When I was seven, my father was sentenced to 20 years in prison. He sold drugs and got caught after years of being investigated by the FBI (One count of possession of heroin, one count of conspiracy to distribute).
My mother was indicted as an accessory. For a year, in 1997, she was also in federal prison.
For that year, I had no parents. In the years after, I had no father.
I didn’t realize for a long time just how much growing up without a dad affected me.
When I entered my twenties it hit me like a ton of bricks. Until then, I had focused on other things, appreciating what I had overcome from having a less than perfect childhood.
But I eventually began to realize the heartache of growing up fatherless. It tore my family apart. It seeped like poison into every aspect of my life.
Children, I have been told, tend to handle these tough situations in different ways. At the time, my way was to hate my dad. I don’t regret it, because I believe in personal responsibility. What he did was wrong. It was illegal. I cannot argue those two facts.
What I can argue is how drastically different my life would have been if my father’s sentencing for a non-violent crime had not been so harsh.
As a precinct chair for my local county Republican Party, I have been wrestling with which presidential candidate to support. Two candidates in particular appealed to me because I felt they had a strong record in fighting for life, liberty and the pursuit of happiness: Senators Ted Cruz and Rand Paul.
The deciding factor for me was the many stories that appeared time and again in my Facebook and Twitter feeds, about Rand Paul promoting criminal justice reform. Second only to unemployment, our broken justice system hurts the black community more than any other problem we face.
It has certainly hurt me.
I went to a good public school and had a mother who cared about my education. Thanks to her, I’m in graduate school now.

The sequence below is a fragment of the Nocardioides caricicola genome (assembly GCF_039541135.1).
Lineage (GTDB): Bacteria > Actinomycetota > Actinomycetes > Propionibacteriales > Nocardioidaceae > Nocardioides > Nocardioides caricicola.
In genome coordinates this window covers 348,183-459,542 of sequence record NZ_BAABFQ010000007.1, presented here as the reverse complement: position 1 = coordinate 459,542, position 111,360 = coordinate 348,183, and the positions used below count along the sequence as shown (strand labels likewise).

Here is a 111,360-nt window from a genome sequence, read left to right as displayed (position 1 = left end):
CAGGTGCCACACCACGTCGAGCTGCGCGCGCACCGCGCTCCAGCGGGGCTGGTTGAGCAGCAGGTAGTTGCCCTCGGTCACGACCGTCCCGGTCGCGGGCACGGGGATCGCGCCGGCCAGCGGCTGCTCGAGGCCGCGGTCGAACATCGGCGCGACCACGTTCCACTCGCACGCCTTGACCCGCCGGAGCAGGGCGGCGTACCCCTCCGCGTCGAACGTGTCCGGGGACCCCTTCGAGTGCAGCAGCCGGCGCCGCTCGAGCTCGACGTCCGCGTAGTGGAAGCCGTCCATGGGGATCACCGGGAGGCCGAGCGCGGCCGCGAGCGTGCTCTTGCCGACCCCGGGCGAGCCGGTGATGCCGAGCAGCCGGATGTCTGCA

But my life could have been different.
I have asked myself: What if Rand Paul had been president when my dad was arrested? Would he have received a lesser sentence? Would he have been able to come home sooner?
Would I have had a better life?
A life that wasn’t so filled with heartache and one financial crisis after another? A life where I had a strong male role model to look up to as well as a strong mother?
There are thousands of black boys and girls who’ve found themselves in similar circumstances who could ask the same questions—in Chicago, Baltimore, Harlem or even my small hometown of Carrollton, Texas.
There are so many black children who have had so many precious moments stolen from them, because of a criminal justice system that should be fairer to all Americans.
Not just black, not just white, not just liberal or conservative. Because of this, I can only support one candidate for president: Rand Paul.
He is the first candidate to see a broken system that relies heavily on mandatory minimum sentencing laws, and has pushed his party—our party—to see what a tragic problem it has been.
Many of these laws were promoted and expanded during Bill Clinton’s presidency in the 1990s and they seriously damaged black and Hispanic communities.
Criminals should do their time. But their punishment should fit their crime. It should be what makes sense, what’s fair—not some arbitrary federal law that punishes families like mine needlessly.
Mandatory minimum sentencing laws stole moments with my dad that I will never get back. It created voids that only a daddy could fill in this daughter’s heart.
My hope is that Rand Paul is elected president in 2016, so that limited government, respect for the Constitution and more jobs will help bring back the American dream.
My father’s American dream ended the day of his sentencing. In 2013, he was forced to return to Nigeria after his time was served.
He will never see America again.
I’d like to see much better and fairer America for families like mine. I believe Rand Paul would too.